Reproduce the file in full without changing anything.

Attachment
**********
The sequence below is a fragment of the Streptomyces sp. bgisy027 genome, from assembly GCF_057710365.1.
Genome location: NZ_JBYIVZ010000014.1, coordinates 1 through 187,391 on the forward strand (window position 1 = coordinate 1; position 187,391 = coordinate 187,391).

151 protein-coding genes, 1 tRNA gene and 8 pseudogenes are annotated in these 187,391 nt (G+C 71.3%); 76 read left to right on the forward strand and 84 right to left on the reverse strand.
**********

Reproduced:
The sequence below is a fragment of the Streptomyces sp. bgisy027 genome, from assembly GCF_057710365.1.
Genome location: NZ_JBYIVZ010000014.1, coordinates 1 through 187,391 on the forward strand (window position 1 = coordinate 1; position 187,391 = coordinate 187,391).

151 protein-coding genes, 1 tRNA gene and 8 pseudogenes are annotated in these 187,391 nt (G+C 71.3%); 76 read left to right on the forward strand and 84 right to left on the reverse strand.